There’s not a lot of falling in love and breaking up and meeting and relating to one another. A lot of the characters are lonely. They have no spouse or significant other — they’re just on their own. The only relationships we have are bad ones. A lot of the drama is people in their rooms by themselves, either staring at a screen or communicating with someone through a screen. Maybe it is that we’re reflecting today’s anxieties, but I would go even deeper and say we’re exploring what loneliness looks like today.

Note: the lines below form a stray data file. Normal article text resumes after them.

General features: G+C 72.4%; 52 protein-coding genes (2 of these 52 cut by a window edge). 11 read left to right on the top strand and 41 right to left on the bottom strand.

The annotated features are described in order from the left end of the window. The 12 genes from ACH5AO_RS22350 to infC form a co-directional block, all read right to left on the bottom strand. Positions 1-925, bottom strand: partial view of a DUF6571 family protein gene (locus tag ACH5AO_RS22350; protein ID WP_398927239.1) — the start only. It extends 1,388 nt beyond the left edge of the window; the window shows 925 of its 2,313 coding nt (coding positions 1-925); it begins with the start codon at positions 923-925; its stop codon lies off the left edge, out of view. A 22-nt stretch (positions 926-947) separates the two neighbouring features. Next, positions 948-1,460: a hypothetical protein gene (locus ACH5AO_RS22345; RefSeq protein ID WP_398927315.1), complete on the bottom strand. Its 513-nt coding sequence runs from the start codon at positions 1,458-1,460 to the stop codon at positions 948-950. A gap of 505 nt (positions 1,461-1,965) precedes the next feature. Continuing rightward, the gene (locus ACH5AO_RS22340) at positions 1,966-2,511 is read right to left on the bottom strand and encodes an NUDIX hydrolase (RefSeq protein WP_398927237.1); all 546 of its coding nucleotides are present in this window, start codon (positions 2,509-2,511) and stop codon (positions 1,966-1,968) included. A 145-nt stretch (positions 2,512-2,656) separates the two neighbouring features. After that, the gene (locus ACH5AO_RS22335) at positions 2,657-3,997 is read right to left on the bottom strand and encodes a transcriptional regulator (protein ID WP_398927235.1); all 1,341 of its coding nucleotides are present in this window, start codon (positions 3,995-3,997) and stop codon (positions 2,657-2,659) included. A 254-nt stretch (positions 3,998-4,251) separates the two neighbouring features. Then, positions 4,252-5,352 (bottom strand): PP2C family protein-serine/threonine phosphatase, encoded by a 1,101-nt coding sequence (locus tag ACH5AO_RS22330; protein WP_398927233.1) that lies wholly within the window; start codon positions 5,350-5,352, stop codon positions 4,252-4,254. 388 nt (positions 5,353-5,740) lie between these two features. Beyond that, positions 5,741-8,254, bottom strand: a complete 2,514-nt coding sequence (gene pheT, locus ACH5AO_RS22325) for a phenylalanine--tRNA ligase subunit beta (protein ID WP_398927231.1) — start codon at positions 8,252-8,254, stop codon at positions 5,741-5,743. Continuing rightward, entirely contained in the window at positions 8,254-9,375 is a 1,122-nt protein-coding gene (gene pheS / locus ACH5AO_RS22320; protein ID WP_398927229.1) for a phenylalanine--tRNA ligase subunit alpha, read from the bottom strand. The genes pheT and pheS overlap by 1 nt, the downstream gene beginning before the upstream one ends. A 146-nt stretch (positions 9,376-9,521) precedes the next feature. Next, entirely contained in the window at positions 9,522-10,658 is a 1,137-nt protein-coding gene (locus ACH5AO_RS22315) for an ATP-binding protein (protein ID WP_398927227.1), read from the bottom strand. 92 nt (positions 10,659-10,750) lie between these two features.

Esmail sets up the shots very carefully to highlight his character’s loneliness and isolation. The camera comes in at noticeably high or low angles, confining faces to lower corners of the screen, and, thus, giving them an impersonal feel. The shots literally appear like a computer operating system, with most of the action happening in one corner and the rest surgically precise and unreal. This highlights the way our existence is permeated through a screen most of the day, via cell phones or computers, and gives the illusion of distance and disconnection from what the characters are saying to each other.